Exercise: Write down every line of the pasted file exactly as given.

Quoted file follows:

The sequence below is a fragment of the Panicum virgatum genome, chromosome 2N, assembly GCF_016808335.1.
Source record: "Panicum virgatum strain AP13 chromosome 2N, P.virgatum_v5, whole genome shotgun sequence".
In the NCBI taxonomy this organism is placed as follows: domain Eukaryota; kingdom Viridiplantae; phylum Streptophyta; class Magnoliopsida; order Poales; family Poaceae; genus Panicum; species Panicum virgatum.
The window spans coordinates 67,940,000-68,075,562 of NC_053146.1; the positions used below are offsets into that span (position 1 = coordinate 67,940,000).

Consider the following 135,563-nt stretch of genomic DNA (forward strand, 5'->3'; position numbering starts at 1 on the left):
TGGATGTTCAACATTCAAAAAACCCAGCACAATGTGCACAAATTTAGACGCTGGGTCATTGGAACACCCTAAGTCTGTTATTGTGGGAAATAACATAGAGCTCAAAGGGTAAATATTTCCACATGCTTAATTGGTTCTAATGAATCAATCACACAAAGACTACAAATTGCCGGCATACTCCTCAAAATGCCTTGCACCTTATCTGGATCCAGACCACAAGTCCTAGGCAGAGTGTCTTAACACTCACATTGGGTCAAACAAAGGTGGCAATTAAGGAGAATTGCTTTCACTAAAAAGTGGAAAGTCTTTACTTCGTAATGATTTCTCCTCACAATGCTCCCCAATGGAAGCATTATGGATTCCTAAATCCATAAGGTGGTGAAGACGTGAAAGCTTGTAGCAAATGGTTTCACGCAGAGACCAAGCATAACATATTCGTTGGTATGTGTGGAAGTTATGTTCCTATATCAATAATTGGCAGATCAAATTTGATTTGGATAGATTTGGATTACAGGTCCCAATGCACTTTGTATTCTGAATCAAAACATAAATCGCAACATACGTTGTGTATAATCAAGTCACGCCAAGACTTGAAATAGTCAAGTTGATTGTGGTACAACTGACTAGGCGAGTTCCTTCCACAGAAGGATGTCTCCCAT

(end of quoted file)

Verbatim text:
The sequence below is a fragment of the Panicum virgatum genome, chromosome 2N, assembly GCF_016808335.1.
Source record: "Panicum virgatum strain AP13 chromosome 2N, P.virgatum_v5, whole genome shotgun sequence".
In the NCBI taxonomy this organism is placed as follows: domain Eukaryota; kingdom Viridiplantae; phylum Streptophyta; class Magnoliopsida; order Poales; family Poaceae; genus Panicum; species Panicum virgatum.
The window spans coordinates 67,940,000-68,075,562 of NC_053146.1; the positions used below are offsets into that span (position 1 = coordinate 67,940,000).

Consider the following 135,563-nt stretch of genomic DNA (forward strand, 5'->3'; position numbering starts at 1 on the left):
TGGATGTTCAACATTCAAAAAACCCAGCACAATGTGCACAAATTTAGACGCTGGGTCATTGGAACACCCTAAGTCTGTTATTGTGGGAAATAACATAGAGCTCAAAGGGTAAATATTTCCACATGCTTAATTGGTTCTAATGAATCAATCACACAAAGACTACAAATTGCCGGCATACTCCTCAAAATGCCTTGCACCTTATCTGGATCCAGACCACAAGTCCTAGGCAGAGTGTCTTAACACTCACATTGGGTCAAACAAAGGTGGCAATTAAGGAGAATTGCTTTCACTAAAAAGTGGAAAGTCTTTACTTCGTAATGATTTCTCCTCACAATGCTCCCCAATGGAAGCATTATGGATTCCTAAATCCATAAGGTGGTGAAGACGTGAAAGCTTGTAGCAAATGGTTTCACGCAGAGACCAAGCATAACATATTCGTTGGTATGTGTGGAAGTTATGTTCCTATATCAATAATTGGCAGATCAAATTTGATTTGGATAGATTTGGATTACAGGTCCCAATGCACTTTGTATTCTGAATCAAAACATAAATCGCAACATACGTTGTGTATAATCAAGTCACGCCAAGACTTGAAATAGTCAAGTTGATTGTGGTACAACTGACTAGGCGAGTTCCTTCCACAGAAGGATGTCTCCCAT